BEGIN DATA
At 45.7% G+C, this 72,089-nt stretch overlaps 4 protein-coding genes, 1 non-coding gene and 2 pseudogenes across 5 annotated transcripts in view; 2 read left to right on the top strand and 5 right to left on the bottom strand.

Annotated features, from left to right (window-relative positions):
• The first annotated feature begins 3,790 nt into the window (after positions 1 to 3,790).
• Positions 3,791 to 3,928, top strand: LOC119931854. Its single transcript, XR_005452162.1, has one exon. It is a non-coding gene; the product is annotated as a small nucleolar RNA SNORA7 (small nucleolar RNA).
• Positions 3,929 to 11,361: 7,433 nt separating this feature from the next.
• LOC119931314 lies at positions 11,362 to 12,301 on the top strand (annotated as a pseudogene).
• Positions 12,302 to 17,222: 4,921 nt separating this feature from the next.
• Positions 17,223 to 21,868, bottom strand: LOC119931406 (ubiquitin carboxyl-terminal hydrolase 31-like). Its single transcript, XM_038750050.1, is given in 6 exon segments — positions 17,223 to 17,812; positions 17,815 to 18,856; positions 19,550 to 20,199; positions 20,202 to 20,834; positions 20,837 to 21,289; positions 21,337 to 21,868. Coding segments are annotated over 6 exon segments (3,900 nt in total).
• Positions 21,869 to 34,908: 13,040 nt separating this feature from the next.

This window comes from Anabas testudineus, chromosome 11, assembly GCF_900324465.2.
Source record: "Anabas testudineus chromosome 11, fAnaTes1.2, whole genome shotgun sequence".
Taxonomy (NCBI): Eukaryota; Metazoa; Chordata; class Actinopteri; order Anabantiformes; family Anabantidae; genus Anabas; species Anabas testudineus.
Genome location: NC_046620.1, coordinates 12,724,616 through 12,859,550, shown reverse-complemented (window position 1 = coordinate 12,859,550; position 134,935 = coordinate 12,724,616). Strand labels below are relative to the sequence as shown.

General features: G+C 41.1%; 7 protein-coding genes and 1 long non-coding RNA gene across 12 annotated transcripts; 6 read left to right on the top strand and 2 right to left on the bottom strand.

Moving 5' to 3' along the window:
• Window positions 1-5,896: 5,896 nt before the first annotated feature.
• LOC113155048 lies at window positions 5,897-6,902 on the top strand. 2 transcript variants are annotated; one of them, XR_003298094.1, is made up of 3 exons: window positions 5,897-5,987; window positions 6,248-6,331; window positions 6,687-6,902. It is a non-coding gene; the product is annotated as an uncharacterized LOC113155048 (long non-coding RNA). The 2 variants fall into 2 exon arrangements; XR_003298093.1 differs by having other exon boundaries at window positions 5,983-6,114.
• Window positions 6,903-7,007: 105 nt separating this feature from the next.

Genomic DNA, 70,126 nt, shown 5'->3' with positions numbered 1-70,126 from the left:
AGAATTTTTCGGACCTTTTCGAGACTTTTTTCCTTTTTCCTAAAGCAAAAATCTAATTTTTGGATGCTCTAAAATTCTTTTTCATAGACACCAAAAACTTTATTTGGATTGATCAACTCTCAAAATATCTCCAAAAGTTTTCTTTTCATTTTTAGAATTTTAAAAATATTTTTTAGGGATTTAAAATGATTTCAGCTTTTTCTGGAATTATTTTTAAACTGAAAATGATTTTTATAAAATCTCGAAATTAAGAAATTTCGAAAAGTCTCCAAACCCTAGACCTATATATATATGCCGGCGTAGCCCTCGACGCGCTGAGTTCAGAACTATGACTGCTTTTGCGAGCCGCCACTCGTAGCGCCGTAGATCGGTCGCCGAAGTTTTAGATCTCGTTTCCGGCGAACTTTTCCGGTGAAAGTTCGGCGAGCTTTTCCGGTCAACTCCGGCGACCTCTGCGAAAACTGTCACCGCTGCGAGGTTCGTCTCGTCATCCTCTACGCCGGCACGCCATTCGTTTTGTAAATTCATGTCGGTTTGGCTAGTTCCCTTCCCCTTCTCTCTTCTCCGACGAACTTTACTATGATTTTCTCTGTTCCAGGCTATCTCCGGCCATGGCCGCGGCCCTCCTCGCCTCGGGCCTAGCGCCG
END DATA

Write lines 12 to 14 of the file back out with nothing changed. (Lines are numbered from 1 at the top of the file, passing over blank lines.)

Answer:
Taxonomy (NCBI): Eukaryota; Metazoa; Chordata; class Actinopteri; order Anabantiformes; family Anabantidae; genus Anabas; species Anabas testudineus.
Genome location: NC_046620.1, coordinates 12,724,616 through 12,859,550, shown reverse-complemented (window position 1 = coordinate 12,859,550; position 134,935 = coordinate 12,724,616). Strand labels below are relative to the sequence as shown.

General features: G+C 41.1%; 7 protein-coding genes and 1 long non-coding RNA gene across 12 annotated transcripts; 6 read left to right on the top strand and 2 right to left on the bottom strand.